The plan is to load the gluey mess onto a fleet of trucks and dispose of it. One report said there was enough to fill 500 trucks.

But where do you dump 500 truckloads of tapioca pudding?

Wednesday, July 12, 2006

grass skiing

This is the stupidest thing I've ever seen in my life.

For a while now I've been vaguely aware that the Fédération Internationale de Ski governs "grass skiing" as an official discipline — in fact, on the FIS website you can view grass skiing race schedules, results, competitor biographies, and official rules (even though nary a mention is to be found there of disabled alpine or cross-country skiing, both of which are administered jointly by the FIS and the IPC and which have hundreds of competitors and THEIR OWN FREAKING WORLD CUP CIRCUITS). (Not that I'm bitter.)

Nevertheless, until today I had never really investigated this "sport" or fully grasped how truly asinine it is. If you want to learn more about grass skiing history or technique, the place to start seems to be this website, the online home of Grass-Ski France. (Why doesn't it surprise me to learn that the French are really into something this dumb?) From that site I learned that the only place to go grass skiing in the United States is apparently Bryce Resort in Virginia, where its introduction is the brainchild of one Horst Locher, a German-American who says of the "sport": "It's kind of my baby... I still dream that it will grow big."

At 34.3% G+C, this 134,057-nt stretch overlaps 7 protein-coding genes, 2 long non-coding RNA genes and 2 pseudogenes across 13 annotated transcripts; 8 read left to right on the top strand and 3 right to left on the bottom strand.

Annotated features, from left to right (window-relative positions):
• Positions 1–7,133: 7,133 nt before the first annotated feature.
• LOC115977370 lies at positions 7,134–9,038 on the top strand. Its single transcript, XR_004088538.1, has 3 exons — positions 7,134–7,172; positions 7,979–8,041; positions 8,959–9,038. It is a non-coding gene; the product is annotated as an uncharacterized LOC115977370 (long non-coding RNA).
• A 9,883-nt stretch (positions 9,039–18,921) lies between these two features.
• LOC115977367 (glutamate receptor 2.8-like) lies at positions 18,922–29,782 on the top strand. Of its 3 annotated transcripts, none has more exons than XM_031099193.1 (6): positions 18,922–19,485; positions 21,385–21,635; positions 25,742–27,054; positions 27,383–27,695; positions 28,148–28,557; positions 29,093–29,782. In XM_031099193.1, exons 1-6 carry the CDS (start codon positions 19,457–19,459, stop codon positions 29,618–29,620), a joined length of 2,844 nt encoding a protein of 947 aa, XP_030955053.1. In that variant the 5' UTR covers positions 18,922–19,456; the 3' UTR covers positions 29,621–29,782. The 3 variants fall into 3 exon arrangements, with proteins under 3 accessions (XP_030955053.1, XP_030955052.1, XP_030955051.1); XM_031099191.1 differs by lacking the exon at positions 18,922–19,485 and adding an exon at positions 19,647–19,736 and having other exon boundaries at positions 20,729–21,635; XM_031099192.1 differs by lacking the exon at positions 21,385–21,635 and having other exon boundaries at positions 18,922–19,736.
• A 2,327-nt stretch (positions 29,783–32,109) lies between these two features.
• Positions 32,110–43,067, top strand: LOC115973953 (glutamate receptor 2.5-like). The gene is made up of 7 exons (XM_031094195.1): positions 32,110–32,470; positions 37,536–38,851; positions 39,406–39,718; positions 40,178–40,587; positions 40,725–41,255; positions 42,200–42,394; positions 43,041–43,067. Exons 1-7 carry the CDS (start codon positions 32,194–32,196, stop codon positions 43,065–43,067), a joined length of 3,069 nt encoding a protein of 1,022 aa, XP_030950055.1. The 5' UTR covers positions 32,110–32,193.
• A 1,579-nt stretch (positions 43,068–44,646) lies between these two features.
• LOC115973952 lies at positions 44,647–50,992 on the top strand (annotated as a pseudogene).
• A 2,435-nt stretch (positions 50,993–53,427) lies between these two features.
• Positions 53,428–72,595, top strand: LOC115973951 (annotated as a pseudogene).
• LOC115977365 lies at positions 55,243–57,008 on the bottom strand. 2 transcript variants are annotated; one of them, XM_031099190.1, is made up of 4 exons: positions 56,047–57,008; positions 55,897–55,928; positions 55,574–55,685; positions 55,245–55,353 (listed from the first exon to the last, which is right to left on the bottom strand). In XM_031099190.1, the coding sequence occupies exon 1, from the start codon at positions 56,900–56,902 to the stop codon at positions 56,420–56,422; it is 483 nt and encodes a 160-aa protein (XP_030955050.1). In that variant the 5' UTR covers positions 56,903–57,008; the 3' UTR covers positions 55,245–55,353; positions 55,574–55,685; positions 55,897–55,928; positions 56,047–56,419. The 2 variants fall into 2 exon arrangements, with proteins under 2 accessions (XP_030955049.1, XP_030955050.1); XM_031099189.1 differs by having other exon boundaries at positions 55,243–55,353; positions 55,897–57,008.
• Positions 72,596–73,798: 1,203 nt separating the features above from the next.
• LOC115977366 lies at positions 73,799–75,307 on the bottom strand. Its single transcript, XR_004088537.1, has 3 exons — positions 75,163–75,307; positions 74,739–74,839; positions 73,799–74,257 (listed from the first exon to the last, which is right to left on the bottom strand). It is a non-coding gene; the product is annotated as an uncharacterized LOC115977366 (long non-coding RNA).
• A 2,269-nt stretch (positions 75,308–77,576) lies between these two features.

Keep dreaming, Horst. Keep dreaming. I can think of no better way to bastardize my favorite sport than by removing the essential ingredient: snow. Why not try swimming without water or playing baseball without a ball? Those might be fun, too. I bet grass skiing involves way too much friction, a much greater potential for injury, and a lot of overheating due to wearing too much protective gear in the hot sun, with a dose of hay fever thrown in for good measure.

But OK, I can hear you critics out there already: "How can you knock it if you haven't tried it, Carl?" This may or may not be a valid point. So here's what I'm proposing: if anyone reading this can find me a place to stay within one hour of Bryce Resort and arrange with the mountain's management for visiting U.S. Disabled Ski Team dignitaries or potential disabled grass-skiing pioneers to receive grass-ski rentals and lift tickets free of charge, I will be on the next plane to Appalachia. Because to tell you the truth, I'm kind of curious.